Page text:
South African music is one which exists in an odd intermediate zone between African and European influences with a lot of mixing between cultures that could leave us with a very distinct, unique style. Despite this very little South African music has been seen to break into the mainstream western music scene with the only real example being the highly controversial “Die Antwoord”. Some see Die Antwoord as an unfavourable aspect of the South African music scene and Petite Noir will likely be seen as a bastion for the more positive side of this nation’s music. His music exists almost exactly in the zone between European and African music with many styles of music from both continents proudly displayed.
A common trait for European musicians has been the implementation of African music in their works with groups like Blur and Vampire Weekend being among those to redistribute African music and culture into their mostly indie rock music. It’s refreshing now however to see the reverse at play with Yannick Ilunga incorporating large amounts of 2000s indie rock into this album alongside the ever present powerful drums and soulfulness of the African music.
The album itself is a true delight, a sensory feast with every song feeling like the lead single on its own album of sounds like itself. It is genuinely difficult to pick parts of this album that could be considered significantly better than the rest but it is hard not to mention the tight, exceptional drums that are ever present on this album and most important to talk about being the vocals. I have quite simply never seen the range and diversity possessed by Yannick Ilunga on any other male vocalist. His vocals are immaculate with the incredible difference shown throughout this album leading the less inquisitive of listener to have to conclude that certain songs and even certain sections of songs have multiple vocalists at work. It is a sound that would be near impossible to replicate.
The album itself eases into gear with its first track being the mostly instrumental “Intro Noirwave” and from the very beginning it is clear that there is something special at work here. The drums have a great build with the scattered disjointed backing vocals matched perfectly with the soaring howls of Ilunga that sets the listener up for the main single from the record from the album “Best.”
“Best” is best described as an emulation of the alternative rock sound created by people like Franz Ferdinand and Bloc Party that was never achieved by them or by their successors. It is both highly intelligent yet still retains that dance-ability that is hard to acquire. The song feels like it comes and goes in a moment despite its 4 minute length with the brass and synths adding a layer of real beauty and triumphantness to this song.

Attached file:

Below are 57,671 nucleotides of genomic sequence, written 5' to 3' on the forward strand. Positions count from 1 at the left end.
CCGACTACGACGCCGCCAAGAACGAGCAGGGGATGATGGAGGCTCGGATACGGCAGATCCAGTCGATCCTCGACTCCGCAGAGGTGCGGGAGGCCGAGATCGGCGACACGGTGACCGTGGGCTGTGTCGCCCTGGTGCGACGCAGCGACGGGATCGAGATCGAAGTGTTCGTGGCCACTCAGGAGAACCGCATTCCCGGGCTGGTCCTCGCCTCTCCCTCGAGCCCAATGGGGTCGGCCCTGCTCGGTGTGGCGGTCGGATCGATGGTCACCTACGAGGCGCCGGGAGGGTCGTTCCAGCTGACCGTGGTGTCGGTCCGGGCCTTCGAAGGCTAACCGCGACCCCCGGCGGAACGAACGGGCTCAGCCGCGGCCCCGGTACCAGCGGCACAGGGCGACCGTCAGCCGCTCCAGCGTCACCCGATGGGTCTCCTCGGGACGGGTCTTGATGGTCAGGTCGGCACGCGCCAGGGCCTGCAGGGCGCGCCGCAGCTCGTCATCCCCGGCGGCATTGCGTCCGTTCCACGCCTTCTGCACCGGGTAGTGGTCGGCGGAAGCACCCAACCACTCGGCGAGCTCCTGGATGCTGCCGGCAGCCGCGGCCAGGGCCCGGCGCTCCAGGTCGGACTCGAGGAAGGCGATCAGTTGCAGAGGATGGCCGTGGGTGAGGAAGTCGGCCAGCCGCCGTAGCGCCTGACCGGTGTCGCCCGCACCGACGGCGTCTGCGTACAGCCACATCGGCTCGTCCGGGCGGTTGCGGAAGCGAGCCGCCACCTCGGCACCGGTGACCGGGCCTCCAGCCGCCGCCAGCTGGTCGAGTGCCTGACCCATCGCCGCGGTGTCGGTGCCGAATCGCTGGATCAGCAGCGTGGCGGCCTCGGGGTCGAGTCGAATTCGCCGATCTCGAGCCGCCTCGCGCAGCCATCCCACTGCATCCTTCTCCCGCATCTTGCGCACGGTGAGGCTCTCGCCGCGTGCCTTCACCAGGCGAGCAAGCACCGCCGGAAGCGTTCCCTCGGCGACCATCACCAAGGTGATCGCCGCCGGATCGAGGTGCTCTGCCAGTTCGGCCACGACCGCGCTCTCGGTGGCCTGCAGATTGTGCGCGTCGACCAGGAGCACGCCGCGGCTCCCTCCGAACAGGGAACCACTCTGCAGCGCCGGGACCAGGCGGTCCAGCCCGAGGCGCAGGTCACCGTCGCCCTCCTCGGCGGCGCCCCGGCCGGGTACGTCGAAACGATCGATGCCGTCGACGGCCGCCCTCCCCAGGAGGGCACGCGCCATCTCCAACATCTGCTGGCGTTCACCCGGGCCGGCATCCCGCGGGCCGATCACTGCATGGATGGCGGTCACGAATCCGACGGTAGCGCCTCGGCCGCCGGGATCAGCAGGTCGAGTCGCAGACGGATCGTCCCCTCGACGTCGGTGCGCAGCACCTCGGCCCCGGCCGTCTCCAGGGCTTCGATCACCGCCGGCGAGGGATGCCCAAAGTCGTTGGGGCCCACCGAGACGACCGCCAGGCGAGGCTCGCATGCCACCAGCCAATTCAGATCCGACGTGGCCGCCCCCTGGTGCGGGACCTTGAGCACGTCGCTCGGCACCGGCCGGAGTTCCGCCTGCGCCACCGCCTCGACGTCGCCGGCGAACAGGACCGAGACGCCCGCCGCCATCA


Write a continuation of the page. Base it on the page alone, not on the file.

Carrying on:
The album continues on this high form that it never leaves with Freedom, Ilunga’s vocals yet again sour over the sound created by the drums and twitchy guitars. Following on after this is one of the standout songs “Seventeen(Stay).” This is the most indie rock of all the songs on this record and is on par with anything ever released in the genre. It is on one simple album track the sound Interpol have been trying to emulate for over a decade. The song has an air of effortlessness with Petite Noir pulling out sounds and vocals for fun that people have been starved for in the indie rock scene for years.
The rap stylings of Congolese rapper Baloji add another level of depth to the record in “La Vie est Belle” and following on from this “MDR” and “Colour” add very simplistic, anthemic elements to this record with their minimalism drawing focus to each songs repeated slogans that are infectious and stick right in your head.
The final song on the record “Chess” feels like the final statement of this record and although the song was present already on this years earlier EP “The King of Anxiety” it finds its true home as the conclusion to this album. Everything present on this record, Ilunga’s vocals, the percussion and the guitars (which at times are both jittery and also delightfully encompassing) are all at their highest levels of excellence in this song. This is also the lyrical highlight of this record. As the song and in turn the record builds to its conclusion there is a real sense of something new in the air with these South African maestros leaving you despairing for more.
One criticism would perhaps be the lyrics in general on this record, there are some excellent lines but overall it lacks a small something in comparison to the rest of the album’s brilliance. However with Ilunga’s vocals he could probably sing the phonebook and be captivating.
At 50 minutes this is by no means a short record but it is so easily listenable you could find yourself listening to it two and three times in one session without once becoming tired,with every listen you discover some other piece of excellent instrumentation to ponder over and as the drums fade out in “Chess” the urge to hit replay or head back to side 1 of the LP becomes stronger. It very much feels like the epitome of the music created in the first decade of the 21st century with many influences lying there and with the more obvious African drums and stylings, Petite Noir are deeply exciting, almost inspiring and I really hope that they can return even stronger next time.
Get this album. Get it on vinyl. Listen to it on repeat for weeks and in decades to come brag that you were one of the first to discover the mastery that is Petite Noir.